A Ukrainian rocket attack on a hotel in the east of the country killed members of the Wagner Group, a Russian paramilitary force whose leader has closed ties to President Vladimir V. Putin, regional Ukrainian military authorities have said.
The exiled head of the Ukrainian regional administration in Luhansk Province, Serhiy Haidai, said in a post on the Telegram social messaging app that “many” members of the Wagner force had been killed in the attack on Sunday in the city of Kadiivka, which is west of the city of Luhansk, the regional capital. He posted a grainy photograph, apparently taken at night, of a courtyard surrounded on three sides by a two-storey building, which appeared to have been shattered by an explosion. There was a crater in the center of the courtyard.
A HIMARS rocket destroyed the hotel close to the central market and rescuers were clearing the rubble, said a report on Telegram by a Russian state news agency, Tass. It cited the office of the mayor of the town in the self-proclaimed and Russian-backed Luhansk People’s Republic.
There was no independent confirmation of the strike, or of the photographs, but it would fit a pattern of attacks by Ukrainian forces on critical points of military infrastructure or concentrations of troops in territory occupied by Russian forces. In recent months, Ukraine has made use of longer-range weapons, such as HIMARS, a system supplied by the United States, that are capable of pinpointing targets behind Russian lines.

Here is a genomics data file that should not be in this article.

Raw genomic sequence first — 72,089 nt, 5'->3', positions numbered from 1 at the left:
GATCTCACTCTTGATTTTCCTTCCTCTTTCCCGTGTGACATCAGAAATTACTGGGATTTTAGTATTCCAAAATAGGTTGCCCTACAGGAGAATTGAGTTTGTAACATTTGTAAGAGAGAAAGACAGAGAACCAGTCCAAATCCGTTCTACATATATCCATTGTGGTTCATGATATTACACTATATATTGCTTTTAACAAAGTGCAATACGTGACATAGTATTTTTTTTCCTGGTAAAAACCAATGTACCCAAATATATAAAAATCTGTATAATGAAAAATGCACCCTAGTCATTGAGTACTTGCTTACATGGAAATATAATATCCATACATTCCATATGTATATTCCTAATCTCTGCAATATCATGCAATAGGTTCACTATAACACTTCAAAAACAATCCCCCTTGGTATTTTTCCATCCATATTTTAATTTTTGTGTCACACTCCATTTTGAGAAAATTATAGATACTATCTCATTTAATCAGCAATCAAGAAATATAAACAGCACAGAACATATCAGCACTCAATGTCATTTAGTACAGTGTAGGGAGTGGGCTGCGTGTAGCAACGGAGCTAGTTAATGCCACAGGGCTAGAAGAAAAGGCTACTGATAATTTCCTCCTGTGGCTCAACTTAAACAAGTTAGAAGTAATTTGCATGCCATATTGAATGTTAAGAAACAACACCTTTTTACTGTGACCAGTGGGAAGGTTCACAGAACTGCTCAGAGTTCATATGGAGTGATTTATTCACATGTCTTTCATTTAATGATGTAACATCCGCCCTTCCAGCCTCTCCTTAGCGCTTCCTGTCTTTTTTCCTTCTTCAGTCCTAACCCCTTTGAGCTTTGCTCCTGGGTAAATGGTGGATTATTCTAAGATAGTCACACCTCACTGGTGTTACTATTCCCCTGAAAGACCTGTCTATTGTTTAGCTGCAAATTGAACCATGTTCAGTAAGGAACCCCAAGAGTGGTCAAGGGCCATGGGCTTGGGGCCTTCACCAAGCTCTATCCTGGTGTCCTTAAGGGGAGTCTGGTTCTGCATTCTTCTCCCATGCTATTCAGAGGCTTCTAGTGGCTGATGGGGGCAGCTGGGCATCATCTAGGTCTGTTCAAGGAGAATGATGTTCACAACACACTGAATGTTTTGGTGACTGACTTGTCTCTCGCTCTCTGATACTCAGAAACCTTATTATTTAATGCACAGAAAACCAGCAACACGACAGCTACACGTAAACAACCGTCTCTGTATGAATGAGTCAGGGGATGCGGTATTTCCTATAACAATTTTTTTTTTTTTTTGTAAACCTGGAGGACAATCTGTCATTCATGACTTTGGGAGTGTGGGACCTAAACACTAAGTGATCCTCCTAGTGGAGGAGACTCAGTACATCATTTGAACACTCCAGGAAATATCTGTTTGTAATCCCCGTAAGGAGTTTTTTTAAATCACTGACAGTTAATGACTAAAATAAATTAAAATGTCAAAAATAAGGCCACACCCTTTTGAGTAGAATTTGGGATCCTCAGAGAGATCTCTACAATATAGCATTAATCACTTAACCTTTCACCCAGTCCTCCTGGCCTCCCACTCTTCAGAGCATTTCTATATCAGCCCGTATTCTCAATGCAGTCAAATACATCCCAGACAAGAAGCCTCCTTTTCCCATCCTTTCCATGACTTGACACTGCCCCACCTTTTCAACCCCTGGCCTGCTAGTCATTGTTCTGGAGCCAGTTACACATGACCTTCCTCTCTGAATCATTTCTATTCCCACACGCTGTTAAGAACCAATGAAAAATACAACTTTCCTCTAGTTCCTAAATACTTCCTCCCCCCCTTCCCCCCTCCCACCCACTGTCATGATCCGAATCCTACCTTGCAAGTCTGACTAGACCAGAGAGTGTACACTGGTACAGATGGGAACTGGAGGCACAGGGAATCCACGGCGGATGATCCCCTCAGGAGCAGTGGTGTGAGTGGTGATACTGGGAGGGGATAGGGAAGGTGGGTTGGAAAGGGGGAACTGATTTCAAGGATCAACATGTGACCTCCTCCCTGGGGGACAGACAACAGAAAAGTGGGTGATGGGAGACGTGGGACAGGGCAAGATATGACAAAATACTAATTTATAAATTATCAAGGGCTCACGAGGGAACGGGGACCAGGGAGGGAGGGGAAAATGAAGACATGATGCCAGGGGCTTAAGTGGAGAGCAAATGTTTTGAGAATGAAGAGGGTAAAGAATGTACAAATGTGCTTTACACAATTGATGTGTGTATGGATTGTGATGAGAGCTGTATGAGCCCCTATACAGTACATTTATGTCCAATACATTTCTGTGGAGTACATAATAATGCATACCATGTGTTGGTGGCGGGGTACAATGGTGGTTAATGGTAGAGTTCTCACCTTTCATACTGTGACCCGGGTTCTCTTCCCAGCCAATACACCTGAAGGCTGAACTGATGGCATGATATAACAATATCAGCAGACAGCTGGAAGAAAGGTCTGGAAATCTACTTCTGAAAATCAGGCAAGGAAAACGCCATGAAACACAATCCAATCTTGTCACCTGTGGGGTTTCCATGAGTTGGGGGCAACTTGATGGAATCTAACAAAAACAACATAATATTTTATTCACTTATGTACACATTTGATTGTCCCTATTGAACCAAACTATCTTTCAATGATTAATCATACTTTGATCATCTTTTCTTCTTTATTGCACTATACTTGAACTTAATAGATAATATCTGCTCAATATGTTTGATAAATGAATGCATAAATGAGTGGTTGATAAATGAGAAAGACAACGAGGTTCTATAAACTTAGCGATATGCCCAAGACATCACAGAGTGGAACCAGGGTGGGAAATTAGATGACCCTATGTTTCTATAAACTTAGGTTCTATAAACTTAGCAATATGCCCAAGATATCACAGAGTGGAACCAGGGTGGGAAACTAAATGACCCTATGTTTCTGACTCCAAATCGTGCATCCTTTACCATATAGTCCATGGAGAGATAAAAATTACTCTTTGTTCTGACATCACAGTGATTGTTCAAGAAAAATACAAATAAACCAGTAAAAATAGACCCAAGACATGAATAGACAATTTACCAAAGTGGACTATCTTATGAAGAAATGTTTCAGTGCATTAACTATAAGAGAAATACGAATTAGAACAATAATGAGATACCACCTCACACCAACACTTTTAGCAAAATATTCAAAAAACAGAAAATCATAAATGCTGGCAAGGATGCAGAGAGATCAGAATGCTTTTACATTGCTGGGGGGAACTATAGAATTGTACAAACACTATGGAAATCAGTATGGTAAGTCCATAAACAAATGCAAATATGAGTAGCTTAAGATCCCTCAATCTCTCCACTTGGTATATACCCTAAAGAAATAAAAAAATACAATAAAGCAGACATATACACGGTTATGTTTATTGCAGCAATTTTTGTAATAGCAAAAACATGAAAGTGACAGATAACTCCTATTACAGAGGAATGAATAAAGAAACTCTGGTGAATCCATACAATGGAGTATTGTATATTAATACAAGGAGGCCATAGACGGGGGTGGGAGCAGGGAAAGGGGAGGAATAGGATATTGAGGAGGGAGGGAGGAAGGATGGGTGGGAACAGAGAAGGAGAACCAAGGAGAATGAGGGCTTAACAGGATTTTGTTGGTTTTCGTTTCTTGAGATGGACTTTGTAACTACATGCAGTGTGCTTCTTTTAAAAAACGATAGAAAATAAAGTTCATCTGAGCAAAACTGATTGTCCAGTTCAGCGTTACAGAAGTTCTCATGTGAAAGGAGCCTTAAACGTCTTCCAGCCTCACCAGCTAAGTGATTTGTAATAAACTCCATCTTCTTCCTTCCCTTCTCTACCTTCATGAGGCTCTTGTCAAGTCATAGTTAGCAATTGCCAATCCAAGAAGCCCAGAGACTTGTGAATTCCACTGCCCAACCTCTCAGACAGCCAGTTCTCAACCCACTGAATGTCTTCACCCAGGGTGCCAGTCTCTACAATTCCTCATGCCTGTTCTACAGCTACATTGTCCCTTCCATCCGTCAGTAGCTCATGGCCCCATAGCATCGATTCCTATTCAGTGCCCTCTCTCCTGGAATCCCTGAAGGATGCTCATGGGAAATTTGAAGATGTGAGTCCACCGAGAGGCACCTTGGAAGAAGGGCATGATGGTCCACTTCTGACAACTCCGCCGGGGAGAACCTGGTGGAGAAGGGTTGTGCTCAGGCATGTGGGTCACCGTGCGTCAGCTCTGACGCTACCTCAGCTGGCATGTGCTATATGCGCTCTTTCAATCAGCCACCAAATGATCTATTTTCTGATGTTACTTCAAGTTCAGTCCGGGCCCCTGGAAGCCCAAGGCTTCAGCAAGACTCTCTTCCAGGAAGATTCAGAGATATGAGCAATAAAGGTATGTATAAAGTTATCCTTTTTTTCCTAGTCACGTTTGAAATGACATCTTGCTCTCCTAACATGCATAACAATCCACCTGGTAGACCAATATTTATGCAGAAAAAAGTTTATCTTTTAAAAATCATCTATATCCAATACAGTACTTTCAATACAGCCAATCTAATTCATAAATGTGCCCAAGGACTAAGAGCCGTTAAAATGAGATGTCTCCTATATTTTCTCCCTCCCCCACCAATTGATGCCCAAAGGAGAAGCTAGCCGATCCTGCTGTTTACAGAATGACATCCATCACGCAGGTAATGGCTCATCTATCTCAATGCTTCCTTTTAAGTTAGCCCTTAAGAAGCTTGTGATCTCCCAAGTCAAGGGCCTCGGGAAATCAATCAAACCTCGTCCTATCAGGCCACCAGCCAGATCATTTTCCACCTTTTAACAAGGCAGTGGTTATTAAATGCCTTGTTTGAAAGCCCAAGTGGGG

The Wagner Group, led by the businessman Yevgeny V. Prigozhin, has played a central role in Russia’s attempt to storm the city of Bakhmut in Donetsk Province, which borders Luhansk. The fighting, waged over months amid heavy losses on both sides, has been some of the most brutal since Russia launched its full-scale invasion of Ukraine in February.
Military experts say that the capture of Bakhmut would be of limited strategic value to Moscow but it would serve a political purpose given that Russia last captured a significant Ukrainian city in the summer and, since September, has sustained a series of battlefield losses in the northeast and south of the country.
President Volodymyr Zelensky of Ukraine says Kyiv’s aim is to reclaim all of the territory seized by Russia since 2014. Its campaign in the south and east has been slowed in recent weeks by the onset of winter, though this has not altered the tempo of longer-range attacks.
The pace of ground attacks could quicken when winter hardens the terrain, said Ukraine’s defense minister, Oleksii Reznikov.
“We have seen rains and very difficult conditions for attacks from any side because the ground is wet and wheeled vehicles can hardly pass,” he told journalists in the city of Odesa on Sunday. “But the Ukrainian Armed Forces do not think to stop. Therefore, using the moment when the ground will become firmer, I am convinced that we will continue our counterattacks, the campaign to liberate our territories.”
The absence of battlefield movement has not prevented artillery attacks on civilians in Donbas, a region that Ukrainian authorities have for months been advising noncombatants to leave. Pavlo Kyrylenko, the head of the Ukrainian military administration in Donetsk, said that one person was killed on Sunday in the province and eight were injured on Monday.